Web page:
About this church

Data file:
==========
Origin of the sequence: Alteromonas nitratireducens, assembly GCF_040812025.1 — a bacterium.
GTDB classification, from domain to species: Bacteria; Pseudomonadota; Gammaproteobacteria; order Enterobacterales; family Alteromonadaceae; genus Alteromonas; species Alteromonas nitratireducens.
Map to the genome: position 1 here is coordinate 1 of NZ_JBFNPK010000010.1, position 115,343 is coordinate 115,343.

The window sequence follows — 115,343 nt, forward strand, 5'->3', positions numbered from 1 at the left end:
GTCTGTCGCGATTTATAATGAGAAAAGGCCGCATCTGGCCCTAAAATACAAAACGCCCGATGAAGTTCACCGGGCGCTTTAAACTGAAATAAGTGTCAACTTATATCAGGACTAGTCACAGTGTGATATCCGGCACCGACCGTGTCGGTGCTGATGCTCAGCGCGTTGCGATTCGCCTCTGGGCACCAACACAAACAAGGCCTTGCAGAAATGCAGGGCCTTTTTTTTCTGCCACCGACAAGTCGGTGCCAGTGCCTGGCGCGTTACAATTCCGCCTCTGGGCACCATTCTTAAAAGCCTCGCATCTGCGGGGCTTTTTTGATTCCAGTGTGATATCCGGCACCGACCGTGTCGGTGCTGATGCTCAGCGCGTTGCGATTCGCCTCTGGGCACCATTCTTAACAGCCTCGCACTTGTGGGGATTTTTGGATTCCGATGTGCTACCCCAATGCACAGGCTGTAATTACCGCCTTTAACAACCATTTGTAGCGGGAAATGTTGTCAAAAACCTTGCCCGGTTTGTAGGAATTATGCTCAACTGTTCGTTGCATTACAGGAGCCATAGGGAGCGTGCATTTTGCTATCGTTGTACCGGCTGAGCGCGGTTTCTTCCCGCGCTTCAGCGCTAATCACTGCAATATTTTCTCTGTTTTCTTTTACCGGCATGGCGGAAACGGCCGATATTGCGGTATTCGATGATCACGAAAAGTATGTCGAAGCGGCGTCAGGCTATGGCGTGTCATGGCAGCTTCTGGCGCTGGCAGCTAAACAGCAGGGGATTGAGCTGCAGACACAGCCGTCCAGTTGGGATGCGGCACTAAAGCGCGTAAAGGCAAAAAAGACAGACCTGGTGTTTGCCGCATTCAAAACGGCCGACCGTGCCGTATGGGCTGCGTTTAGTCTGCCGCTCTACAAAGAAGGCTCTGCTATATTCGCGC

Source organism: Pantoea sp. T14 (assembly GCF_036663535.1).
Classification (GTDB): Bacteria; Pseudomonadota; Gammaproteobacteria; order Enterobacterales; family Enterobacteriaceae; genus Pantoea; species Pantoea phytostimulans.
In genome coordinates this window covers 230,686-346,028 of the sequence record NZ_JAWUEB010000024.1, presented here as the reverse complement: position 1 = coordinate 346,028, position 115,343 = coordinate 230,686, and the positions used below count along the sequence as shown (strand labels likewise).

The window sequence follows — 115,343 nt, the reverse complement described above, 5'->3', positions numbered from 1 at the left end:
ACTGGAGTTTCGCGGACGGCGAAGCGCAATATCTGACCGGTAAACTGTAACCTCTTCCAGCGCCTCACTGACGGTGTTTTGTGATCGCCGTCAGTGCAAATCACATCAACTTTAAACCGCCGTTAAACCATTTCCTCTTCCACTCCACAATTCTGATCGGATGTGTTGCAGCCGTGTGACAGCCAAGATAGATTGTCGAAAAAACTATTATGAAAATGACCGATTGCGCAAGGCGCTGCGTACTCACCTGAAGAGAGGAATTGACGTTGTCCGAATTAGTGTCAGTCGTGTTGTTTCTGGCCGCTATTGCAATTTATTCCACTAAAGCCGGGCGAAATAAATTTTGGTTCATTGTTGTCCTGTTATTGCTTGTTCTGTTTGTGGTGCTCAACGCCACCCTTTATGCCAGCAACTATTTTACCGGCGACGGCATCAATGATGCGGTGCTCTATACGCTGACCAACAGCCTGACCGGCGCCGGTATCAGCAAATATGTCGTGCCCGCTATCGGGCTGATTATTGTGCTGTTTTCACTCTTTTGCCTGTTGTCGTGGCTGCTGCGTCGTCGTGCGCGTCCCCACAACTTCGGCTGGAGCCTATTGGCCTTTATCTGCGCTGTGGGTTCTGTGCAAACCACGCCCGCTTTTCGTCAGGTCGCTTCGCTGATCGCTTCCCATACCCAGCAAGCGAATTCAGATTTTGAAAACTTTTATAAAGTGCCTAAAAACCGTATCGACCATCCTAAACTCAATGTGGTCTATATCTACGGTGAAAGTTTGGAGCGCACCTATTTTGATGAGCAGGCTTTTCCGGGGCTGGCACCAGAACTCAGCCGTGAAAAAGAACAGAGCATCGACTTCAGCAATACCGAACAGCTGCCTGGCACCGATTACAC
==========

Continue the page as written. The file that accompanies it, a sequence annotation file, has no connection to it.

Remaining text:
Of interest is the early English arcade of the nave. No two pillars are the same and little heads or 'whorl' stops appear on some of the hood moulding. These small bosses or corbels, with wavy radiating lines are of oriental and probably solar origin and seem to occur only in Lincolnshire. It is suggested that they are the trick of a stonemason who trained at Lincoln Cathedral and then moved on or passed his skills on. The church's greatest treasure is a Cuir Bouilli or steeped leather case. It is enclosed in a glass case on the west wall of the nave and was found in the church in 1879. It was repaired and restored to the church in 1927. The case is a great rarity, for only about a dozen others exist. Dating from the 15th century it was used to carry a chalice of the type used in the 13th century. The triangular headed aumbry in the cantuary is fitted with oak doors. The hinges are of 12th century origin. The two windows on the south aisle are 14th century and two stone coffin lids, carved with crosses, have been used as lintels. It is thought that these were taken from the stone coffins, which have been used, upside down, as paving slabs in the floor opposite the main door. A Jacobean monument erected by Robert Grantham to commemorate his family, dominates in the chancel. The Grantham's were a well known family in the county. He founded the charity which bears his name and which is still given to beadsmen from Dunholme and neighbouring villages on Ascension Day and All Souls Day. Apparently he erected the memorial before His death in 1617. A statue of St Chad stands in a niche above the porch door. There is too much to talk about the church, so please make a visit to St Chad's and discover all its treasures within.